Jackson v. Pleasant View City Corporation et al, No. 1:2014cv00111 - Document 53 (D. Utah 2017)

Court Description: MEMORANDUM DECISION AND ORDER granting Defendants' 40 Motion for Summary Judgment. The Clerk of the Court is directed to enter judgment in favor of Defendants and against Plaintiff and close this case forthwith. Signed by Judge Ted Stewart on 1/23/2017. (eat)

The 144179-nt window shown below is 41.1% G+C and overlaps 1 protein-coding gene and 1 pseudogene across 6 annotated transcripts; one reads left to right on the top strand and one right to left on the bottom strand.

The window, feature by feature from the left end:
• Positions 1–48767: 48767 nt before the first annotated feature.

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Jackson v. Pleasant View City Corporation et al Doc. 53 IN THE UNITED STATES DISTRICT COURT FOR THE DISTRICT OF UTAH DAVID SCOTT JACKSON, Plaintiff, MEMORANDUM DECISION AND ORDER GRANTING DEFENDANTS’ MOTION FOR SUMMARY JUDGMENT v. PLEASANT VIEW CITY CORPORATION, PLEASANT VIEW CITY COUNCIL, TOBY MILESKI, SCOTT BOEHME, JEROLD BURNS, STEVE GIBSON, MIKE HUMPHREYS, MEL MARKER, MELINDA GREENWOOD AND JOHN DOES I-V, Case No. 1:14-CV-111 TS District Judge Ted Stewart Defendants. This matter is before the Court on Defendants’ Motion for Summary Judgment. For the reasons discussed below, the Court will grant the Motion. I. BACKGROUND Plaintiff David Scott Jackson was, at all relevant times, the Chief of Police for the Pleasant View City Police Department. In June 2014, Chief Jackson was contacted by the wife of a city police sergeant. The sergeant’s wife was concerned that her husband was having an affair, possibly while on duty. These accusations eventually made their way to Mayor Toby Mileski and City Administrator Melinda Greenwood. Ms. Greenwood began her own investigation in the matter. The competing investigations led to tensions between Chief Jackson and Ms. Greenwood. On July 9, 2014, Ms. Greenwood sent an email to Mayor Mileski and Chief Jackson, stating that there was a “[g]eneral feeling of lack of trust and respect” with the sergeant and that 1 Dockets.Justia.com “[m]orale with the department is an issue.” 1 On July 10, 2014, Chief Jackson requested a meeting with Mayor Mileski and Ms. Greenwood. That meeting took place the following day, July 11, 2014. The meeting became heated and Ms. Greenwood made several statements that give rise, in part, to Plaintiff’s claims. Ms. Greenwood stated that Chief Jackson had done a terrible job of investigating the allegations against the sergeant, that the officers in the police department had lost all trust and respect for the Chief, and that morale within the department was low. Plaintiff also testified that Mayor Mileski stated that the department had become a laughing stock. 2 At some point during the meeting, Chief Jackson asked to be terminated. 3 At the end of the meeting, Chief Jackson was placed on administrative leave for insubordination, pending a City Council meeting. A City Council meeting took place the following day. The City Council voted to go into closed session. During that closed session, the City Council, along with Mayor Mileski and Ms. Greenwood, discussed whether to terminate Chief Jackson without cause. Many of the statements made during the previous day’s meeting were reiterated during the closed session of the City Council meeting. Chief Jackson was permitted to briefly address the City Council during the closed session. At the conclusion of the closed session, the City Council came to an 1 Docket No. 40 Ex. 13. 2 There is some dispute about who made this statement, but that dispute is irrelevant to this Motion. 3 Plaintiff contends that he was not really asking to be terminated, but was merely asking why he had not been terminated if Mayor Mileski and Ms. Greenwood believed he was doing such a poor job. This dispute is irrelevant to this Motion as it is undisputed that Chief Jackson was later terminated. 2 open meeting and voted 2-2 to terminate Chief Jackson. Mayor Mileski then voted in favor of termination without cause, breaking the tie and resulting in Chief Jackson’s termination. On July 14, 2014, the Standard Examiner, a local newspaper, issued a records request to the City under the Utah Government Records Access and Management Act (“GRAMA”). Ms. Greenwood responded to the GRAMA request on July 16, 2014, by providing a number of documents. These documents, along with a press release, were also placed on the City’s website. These documents contained many of the statements of which Plaintiff complains. After his termination, Chief Jackson was able to obtain employment in construction at the Sorrel River Ranch from January 2015 through April 2015. He then was employed as a Deputy/Drug Tracker at the Grand County Sheriff’s Office from March 2015 through May 2016. He has been employed as a Juvenile Probation officer at the Sixth District Court from May 2016 through the present. The positions at the Grand County Sherriff’s Office and the Sixth District Court were the only two law enforcement positions for which Chief Jackson applied, though he made inquiries to other law enforcement agencies. In applying for these positions, Chief Jackson had no discussions with either employer about the circumstances surrounding his termination. Additionally, Chief Jackson has not applied for any law enforcement position that he believes he did not obtain because of his termination. Plaintiff originally brought claims under the Due Process Clause asserting the deprivation of both a property interest and a liberty interest. 4 The Court previously dismissed Plaintiff’s property interest claims with prejudice. 5 Only Plaintiff’s liberty interest claim remains. 4 Plaintiffs’ Amended Complaint asserts five causes of action. Defendants have stated that Plaintiff’s claims are only cognizable as claims under the Due Process Clause, something which Plaintiff has not disputed. To the extent that Plaintiff is asserting state law claims in 3 II. SUMMARY JUDGMENT STANDARD Summary judgment is appropriate “if the movant shows that there is no genuine dispute as to any material fact and the movant is entitled to judgment as a matter of law.” 6 In considering whether a genuine dispute of material fact exists, the Court determines whether a reasonable jury could return a verdict for the nonmoving party in the face of all the evidence presented. 7 The Court is required to construe all facts and reasonable inferences in the light most favorable to the nonmoving party. 8 III. DISCUSSION “A public employee has a liberty interest in his good name and reputation as they relate to his continued employment.” 9 The government infringes upon that interest when: (1) it makes a statement that “impugn[s] the good name, reputation, honor, or integrity of the employee”; (2) the statement is false; (3) the statement is made during the course of termination and “foreclose[s] other employment opportunities”; and (4) the statement is published, in other words disclosed publically. 10 addition to this Due Process claims, the Court declines to exercise supplemental jurisdiction over those claims. See 28 U.S.C. § 1367(c)(3). 5 See Docket No. 31. 6 Fed. R. Civ. P. 56(a). 7 See Anderson v. Liberty Lobby, Inc., 477 U.S. 242, 249 (1986); Clifton v. Craig, 924 F.2d 182, 183 (10th Cir. 1991). 8 See Matsushita Elec. Indus. Co. v. Zenith Radio Corp., 475 U.S. 574, 587 (1986); Wright v. Sw. Bell Tel. Co., 925 F.2d 1288, 1292 (10th Cir. 1991). 9 McDonald v. Wise, 769 F.3d 1202, 1212 (10th Cir. 2014). 10 Id. (quoting Workman v. Jordan, 32 F.3d 475, 480 (10th Cir. 1994) (alterations in original). 4 “These elements are not disjunctive, all must be satisfied to demonstrate deprivation of the liberty interest.” 11 A. STATEMENTS THAT IMPUGN GOOD NAME, REPUTATION, HONOR, OR INEGRITY “[T]o be actionable, the statements must impugn the good name, reputation, honor, or integrity of the employee.” 12 The Tenth Circuit has held that “charges involving negligence and neglect of duties” “are insufficient to establish a liberty interest deprivation.” 13 Similarly, charges of “poor work habits or failure to follow instructions” are not enough, 14 nor are complaints of insubordination. 15 “In order to state a constitutional claim, the charges must implicate dishonesty or immorality in order to deprive an employee of a liberty interest in his good name and reputation.” 16 Defendants argue that the bulk of the statements complained of by Chief Jackson are not actionable under this standard. The Court agrees. The vast majority of the statements relate to Chief Jackson’s alleged neglect of duties, poor work habits, failure to follow instructions, and insubordination. However, Ms. Greenwood also stated that the officers in the police department 11 Workman, 32 F.3d at 481. 12 Id. 13 Se. Kan. Cmty. Action Program Inc. v. Sec’y of Agric., 967 F.2d 1452, 1458 (10th Cir. 1992); see also Sullivan v. Stark, 808 F.2d 737, 739 (10th Cir. 1987) (holding that complaints of negligence and dereliction of duties do not implicate “concerns of a constitutional stature”). 14 Hicks v. City of Watonga, 942 F.2d 737, 746 (10th Cir. 1991). 15 Walker v. Elbert, 75 F.3d 592, 597 (10th Cir. 1996) (“Charges of insubordination or poor work habits are not considered to be stigmatizing.”); see also Conway v. Smith, 853 F.2d 789, 794 (10th Cir. 1988) (stating that claims of neglect of duties and insubordination “do not call into question [plaintiff’s] good name, reputation, honor, or integrity”). 16 Hicks, 942 F.2d at 746 (quotation marks omitted). 5 had lost all trust and respect for the Chief, and that morale within the department was low. These statements are sufficient to survive summary judgment under Tenth Circuit precedent. In Miller v. City of Mission, 17 a chief of police brought suit after his termination. In a press release issued by the city’s mayor, the mayor stated that the decision to terminate the police chief “was based on findings that police department ‘morale was very low, the officers do not respect the Chief and Assistant Chief. The department has deteriorated to an extend [sic] that the men felt that they could not work effectively with the Chief and Assistant Chief.’” 18 The circuit court found such statements sufficient to support a claim for liberty interest deprivation. Similar statements were made here. Ms. Greenwood stated that the officers in the department had lost trust and respect for Chief Jackson and the morale within the department was an issue. Defendants seek to distinguish Miller, arguing that these statements actually relate to the sergeant who was allegedly having an affair, not Chief Jackson. While this is certainly a plausible reading of these statements, it is not the only one. These statements could relate to the sergeant’s alleged affair, but they could just as easily be read to relate to the Chief’s handling of the allegations. At summary judgment, the Court must construe all facts and inferences in favor of Chief Jackson as the nonmoving party. As a result, there are sufficient facts on this element to survive summary judgment. 17 705 F.2d 368 (10th Cir. 1983). 18 Id. at 373. 6 B. FALSITY Defendants make no argument that the actionable statements made were true. Therefore, for the purposes of this Motion, the Court will assume that the complained of statements were false. C. DURING THE COURSE OF TERMINATION AND FORECLOSING EMPLOYMENT To prevail on his claim, Plaintiff must prove that the alleged statements were made during the course of termination and foreclosed other employment opportunities. While at times the Tenth Circuit has stated this element in the disjunctive, 19 the court has recently made clear that it is properly phrased in the conjunctive. 20 Thus, Plaintiff must prove not only that defamatory statements were made, but also that they foreclosed other employment opportunities. 21 Plaintiff “does not have to prove actual denial of a job opportunity. It is sufficient that a plaintiff prove termination based upon a publicized false charge of sufficient opprobrium that would make the plaintiff an unlikely candidate for employment by a future employer.” 22 However, “circumstances which make an employee ‘somewhat less attractive’ to employers 19 See Workman, 32 F.3d at 481. 20 McDonald, 769 F.3d at 1212 n.3 (citing Renaud v. Wyo. Dep’t of Family Servs., 203 F.3d 723, 728 n.1 (10th Cir. 2000), Melton v. City of Okla. City, 928 F.2d 920, 926–27 (10th Cir. 1991) (en banc)). 21 Coleman v. Utah State Charter Sch. Bd., ---F. App’x---, 2016 WL 7321198, at *5 (10th Cir. Dec. 16, 2016) (“In this circuit, claims based on liberty interests require proof not only of defamatory statements injuring an employee’s reputation, but also proof of harm that forecloses other employment opportunities.”). 22 Melton, 928 F.2d at 927 n.11. 7 would hardly establish the kind of ‘foreclosure of opportunities amounting to a deprivation of liberty.’” 23 The evidence shows that Chief Jackson was able to find employment after his termination, including employment in his chosen field of law enforcement. Indeed, Chief Jackson was hired for both law enforcement positions for which he applied. His termination from the City was not discussed in obtaining either of these jobs. Importantly, Chief Jackson testified that he has not applied for any law enforcement position that he believes he did not obtain because of the circumstances surrounding his termination. 24 In his Declaration, Chief Jackson states that he has been pursuing employment at a higher administrative level, but has been unable to obtain employment that is anywhere near the same compensation or same level of responsibility. 25 However, he provides no evidence that his failure to obtain such positions relate to the circumstances surrounding his termination. The vast majority of law enforcement agencies he contacted while receiving unemployment benefits were not hiring at the time. 26 There is no connection between his failure to obtain a more advanced position and Defendants’ statements. Plaintiff’s speculative beliefs that Defendants’ statements caused a loss of employment opportunities are “insufficient to create an issue of fact.” 27 Further, “[a] liberty interest is not implicated where the charges merely result in reduced economic returns and diminished prestige, but not permanent exclusion from or protracted interruption of 23 Asbill v. Housing Authority of Choctaw Nation of Okla., 726 F.2d 1499, 1503 (10th Cir. 1984) (quoting Bd. of Regents v. Roth, 408 U.S. 564, 574 n.13 (1972)). 24 Docket No. 45 Ex. 1, at 245:2–6. 25 Docket No. 46 ¶ 8. 26 Id. Ex. A. 27 Walker, 75 F.3d at 597. 8 employment.” 28 Thus, the fact that he has not obtained employment with the same compensation or level of responsibility is not sufficient to support a due process claim. The fact remains that Chief Jackson has obtained employment in his chosen field. Based upon this, the Court concludes that summary judgment is proper. As a result, the Court need not discuss Defendants’ remaining arguments. IV. CONCLUSION It is therefore ORDERED that Defendant’s Motion for Summary Judgment (Docket No. 40) is GRANTED. The Clerk of the Court is directed to enter judgment in favor of Defendants and against Plaintiff and close this case forthwith. DATED this 23rd day of January, 2017. BY THE COURT: Ted Stewart United States District Judge 28 Setliff v. Mem’l Hop. of Sheridan Cnty., 850 F.2d 1384, 1397 (10th Cir. 1988) (quoting Munson v. Friske, 754 F.2d 683, 693 (7th Cir. 1985)). 9